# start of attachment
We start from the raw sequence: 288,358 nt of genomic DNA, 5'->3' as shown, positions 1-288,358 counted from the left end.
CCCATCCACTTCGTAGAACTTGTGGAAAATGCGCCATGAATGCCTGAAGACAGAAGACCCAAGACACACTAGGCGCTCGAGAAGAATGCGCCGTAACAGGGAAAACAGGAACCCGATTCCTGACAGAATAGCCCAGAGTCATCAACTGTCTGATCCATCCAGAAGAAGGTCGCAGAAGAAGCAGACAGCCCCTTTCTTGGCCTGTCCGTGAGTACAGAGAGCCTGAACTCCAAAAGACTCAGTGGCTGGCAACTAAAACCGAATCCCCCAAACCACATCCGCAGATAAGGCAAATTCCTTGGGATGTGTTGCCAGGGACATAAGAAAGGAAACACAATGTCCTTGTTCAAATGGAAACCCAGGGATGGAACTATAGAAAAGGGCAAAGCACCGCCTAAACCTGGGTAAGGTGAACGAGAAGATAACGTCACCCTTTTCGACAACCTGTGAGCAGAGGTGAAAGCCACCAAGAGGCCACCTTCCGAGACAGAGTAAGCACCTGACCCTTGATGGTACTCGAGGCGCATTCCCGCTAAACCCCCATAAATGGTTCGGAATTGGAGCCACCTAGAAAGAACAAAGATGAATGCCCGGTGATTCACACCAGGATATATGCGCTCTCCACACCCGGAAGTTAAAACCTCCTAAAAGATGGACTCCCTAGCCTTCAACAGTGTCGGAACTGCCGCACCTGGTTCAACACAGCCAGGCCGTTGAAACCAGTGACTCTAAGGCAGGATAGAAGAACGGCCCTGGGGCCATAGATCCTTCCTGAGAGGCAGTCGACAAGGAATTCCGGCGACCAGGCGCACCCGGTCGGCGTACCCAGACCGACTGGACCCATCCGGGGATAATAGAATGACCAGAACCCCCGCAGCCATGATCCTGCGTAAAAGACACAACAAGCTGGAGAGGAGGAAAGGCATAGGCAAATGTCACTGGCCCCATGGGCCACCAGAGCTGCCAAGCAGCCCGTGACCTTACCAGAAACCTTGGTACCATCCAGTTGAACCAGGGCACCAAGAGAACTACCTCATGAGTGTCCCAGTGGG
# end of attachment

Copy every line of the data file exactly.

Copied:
We start from the raw sequence: 288,358 nt of genomic DNA, 5'->3' as shown, positions 1-288,358 counted from the left end.
CCCATCCACTTCGTAGAACTTGTGGAAAATGCGCCATGAATGCCTGAAGACAGAAGACCCAAGACACACTAGGCGCTCGAGAAGAATGCGCCGTAACAGGGAAAACAGGAACCCGATTCCTGACAGAATAGCCCAGAGTCATCAACTGTCTGATCCATCCAGAAGAAGGTCGCAGAAGAAGCAGACAGCCCCTTTCTTGGCCTGTCCGTGAGTACAGAGAGCCTGAACTCCAAAAGACTCAGTGGCTGGCAACTAAAACCGAATCCCCCAAACCACATCCGCAGATAAGGCAAATTCCTTGGGATGTGTTGCCAGGGACATAAGAAAGGAAACACAATGTCCTTGTTCAAATGGAAACCCAGGGATGGAACTATAGAAAAGGGCAAAGCACCGCCTAAACCTGGGTAAGGTGAACGAGAAGATAACGTCACCCTTTTCGACAACCTGTGAGCAGAGGTGAAAGCCACCAAGAGGCCACCTTCCGAGACAGAGTAAGCACCTGACCCTTGATGGTACTCGAGGCGCATTCCCGCTAAACCCCCATAAATGGTTCGGAATTGGAGCCACCTAGAAAGAACAAAGATGAATGCCCGGTGATTCACACCAGGATATATGCGCTCTCCACACCCGGAAGTTAAAACCTCCTAAAAGATGGACTCCCTAGCCTTCAACAGTGTCGGAACTGCCGCACCTGGTTCAACACAGCCAGGCCGTTGAAACCAGTGACTCTAAGGCAGGATAGAAGAACGGCCCTGGGGCCATAGATCCTTCCTGAGAGGCAGTCGACAAGGAATTCCGGCGACCAGGCGCACCCGGTCGGCGTACCCAGACCGACTGGACCCATCCGGGGATAATAGAATGACCAGAACCCCCGCAGCCATGATCCTGCGTAAAAGACACAACAAGCTGGAGAGGAGGAAAGGCATAGGCAAATGTCACTGGCCCCATGGGCCACCAGAGCTGCCAAGCAGCCCGTGACCTTACCAGAAACCTTGGTACCATCCAGTTGAACCAGGGCACCAAGAGAACTACCTCATGAGTGTCCCAGTGGG